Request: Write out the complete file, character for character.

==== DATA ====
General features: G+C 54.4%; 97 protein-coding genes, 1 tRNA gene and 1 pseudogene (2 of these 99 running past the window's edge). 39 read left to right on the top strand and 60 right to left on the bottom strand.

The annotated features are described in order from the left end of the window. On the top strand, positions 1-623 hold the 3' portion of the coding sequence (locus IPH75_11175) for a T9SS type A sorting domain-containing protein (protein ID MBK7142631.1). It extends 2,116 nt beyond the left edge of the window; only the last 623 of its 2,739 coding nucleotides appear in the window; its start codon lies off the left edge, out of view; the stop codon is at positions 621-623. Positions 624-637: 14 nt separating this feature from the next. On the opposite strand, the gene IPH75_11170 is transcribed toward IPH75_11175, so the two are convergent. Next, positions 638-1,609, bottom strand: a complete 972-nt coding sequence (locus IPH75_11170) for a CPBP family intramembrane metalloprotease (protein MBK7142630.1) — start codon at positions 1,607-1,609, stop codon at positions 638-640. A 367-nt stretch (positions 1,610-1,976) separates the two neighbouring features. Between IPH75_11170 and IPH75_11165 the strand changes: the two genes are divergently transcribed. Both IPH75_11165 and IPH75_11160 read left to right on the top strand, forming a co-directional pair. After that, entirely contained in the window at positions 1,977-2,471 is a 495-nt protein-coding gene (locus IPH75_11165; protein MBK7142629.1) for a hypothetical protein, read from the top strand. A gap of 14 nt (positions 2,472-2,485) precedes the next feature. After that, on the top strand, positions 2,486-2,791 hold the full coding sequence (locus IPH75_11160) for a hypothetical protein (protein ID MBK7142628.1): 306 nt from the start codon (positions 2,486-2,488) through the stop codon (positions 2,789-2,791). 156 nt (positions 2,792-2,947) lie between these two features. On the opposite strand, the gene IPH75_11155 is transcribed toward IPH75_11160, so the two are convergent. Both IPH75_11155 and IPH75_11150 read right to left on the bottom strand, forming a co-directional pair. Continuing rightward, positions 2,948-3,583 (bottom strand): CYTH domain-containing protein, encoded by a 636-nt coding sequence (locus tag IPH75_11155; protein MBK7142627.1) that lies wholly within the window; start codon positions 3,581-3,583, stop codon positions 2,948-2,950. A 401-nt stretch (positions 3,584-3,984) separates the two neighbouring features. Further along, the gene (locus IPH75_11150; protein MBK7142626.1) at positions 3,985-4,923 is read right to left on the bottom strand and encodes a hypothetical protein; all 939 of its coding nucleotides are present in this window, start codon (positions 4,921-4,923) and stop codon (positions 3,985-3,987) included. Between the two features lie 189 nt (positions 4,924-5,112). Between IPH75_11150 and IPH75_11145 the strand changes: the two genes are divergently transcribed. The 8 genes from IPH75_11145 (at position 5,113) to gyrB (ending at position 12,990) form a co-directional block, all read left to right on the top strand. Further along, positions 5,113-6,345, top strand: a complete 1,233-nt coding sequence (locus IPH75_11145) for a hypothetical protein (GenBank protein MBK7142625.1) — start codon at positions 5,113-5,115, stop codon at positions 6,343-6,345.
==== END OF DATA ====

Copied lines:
General features: G+C 54.4%; 97 protein-coding genes, 1 tRNA gene and 1 pseudogene (2 of these 99 running past the window's edge). 39 read left to right on the top strand and 60 right to left on the bottom strand.

The annotated features are described in order from the left end of the window. On the top strand, positions 1-623 hold the 3' portion of the coding sequence (locus IPH75_11175) for a T9SS type A sorting domain-containing protein (protein ID MBK7142631.1). It extends 2,116 nt beyond the left edge of the window; only the last 623 of its 2,739 coding nucleotides appear in the window; its start codon lies off the left edge, out of view; the stop codon is at positions 621-623. Positions 624-637: 14 nt separating this feature from the next. On the opposite strand, the gene IPH75_11170 is transcribed toward IPH75_11175, so the two are convergent. Next, positions 638-1,609, bottom strand: a complete 972-nt coding sequence (locus IPH75_11170) for a CPBP family intramembrane metalloprotease (protein MBK7142630.1) — start codon at positions 1,607-1,609, stop codon at positions 638-640. A 367-nt stretch (positions 1,610-1,976) separates the two neighbouring features. Between IPH75_11170 and IPH75_11165 the strand changes: the two genes are divergently transcribed. Both IPH75_11165 and IPH75_11160 read left to right on the top strand, forming a co-directional pair. After that, entirely contained in the window at positions 1,977-2,471 is a 495-nt protein-coding gene (locus IPH75_11165; protein MBK7142629.1) for a hypothetical protein, read from the top strand. A gap of 14 nt (positions 2,472-2,485) precedes the next feature. After that, on the top strand, positions 2,486-2,791 hold the full coding sequence (locus IPH75_11160) for a hypothetical protein (protein ID MBK7142628.1): 306 nt from the start codon (positions 2,486-2,488) through the stop codon (positions 2,789-2,791). 156 nt (positions 2,792-2,947) lie between these two features. On the opposite strand, the gene IPH75_11155 is transcribed toward IPH75_11160, so the two are convergent. Both IPH75_11155 and IPH75_11150 read right to left on the bottom strand, forming a co-directional pair. Continuing rightward, positions 2,948-3,583 (bottom strand): CYTH domain-containing protein, encoded by a 636-nt coding sequence (locus tag IPH75_11155; protein MBK7142627.1) that lies wholly within the window; start codon positions 3,581-3,583, stop codon positions 2,948-2,950. A 401-nt stretch (positions 3,584-3,984) separates the two neighbouring features. Further along, the gene (locus IPH75_11150; protein MBK7142626.1) at positions 3,985-4,923 is read right to left on the bottom strand and encodes a hypothetical protein; all 939 of its coding nucleotides are present in this window, start codon (positions 4,921-4,923) and stop codon (positions 3,985-3,987) included. Between the two features lie 189 nt (positions 4,924-5,112). Between IPH75_11150 and IPH75_11145 the strand changes: the two genes are divergently transcribed. The 8 genes from IPH75_11145 (at position 5,113) to gyrB (ending at position 12,990) form a co-directional block, all read left to right on the top strand. Further along, positions 5,113-6,345, top strand: a complete 1,233-nt coding sequence (locus IPH75_11145) for a hypothetical protein (GenBank protein MBK7142625.1) — start codon at positions 5,113-5,115, stop codon at positions 6,343-6,345.